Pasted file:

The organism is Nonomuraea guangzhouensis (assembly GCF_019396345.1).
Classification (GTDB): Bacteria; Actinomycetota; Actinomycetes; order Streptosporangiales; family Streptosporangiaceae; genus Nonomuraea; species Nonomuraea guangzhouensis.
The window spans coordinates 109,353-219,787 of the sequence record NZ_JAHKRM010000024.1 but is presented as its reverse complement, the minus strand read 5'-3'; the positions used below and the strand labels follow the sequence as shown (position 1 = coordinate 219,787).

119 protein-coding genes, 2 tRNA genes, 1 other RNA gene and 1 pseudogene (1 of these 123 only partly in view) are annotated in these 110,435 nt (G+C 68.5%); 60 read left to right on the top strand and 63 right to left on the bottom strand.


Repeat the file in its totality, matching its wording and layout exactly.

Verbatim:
The organism is Nonomuraea guangzhouensis (assembly GCF_019396345.1).
Classification (GTDB): Bacteria; Actinomycetota; Actinomycetes; order Streptosporangiales; family Streptosporangiaceae; genus Nonomuraea; species Nonomuraea guangzhouensis.
The window spans coordinates 109,353-219,787 of the sequence record NZ_JAHKRM010000024.1 but is presented as its reverse complement, the minus strand read 5'-3'; the positions used below and the strand labels follow the sequence as shown (position 1 = coordinate 219,787).

119 protein-coding genes, 2 tRNA genes, 1 other RNA gene and 1 pseudogene (1 of these 123 only partly in view) are annotated in these 110,435 nt (G+C 68.5%); 60 read left to right on the top strand and 63 right to left on the bottom strand.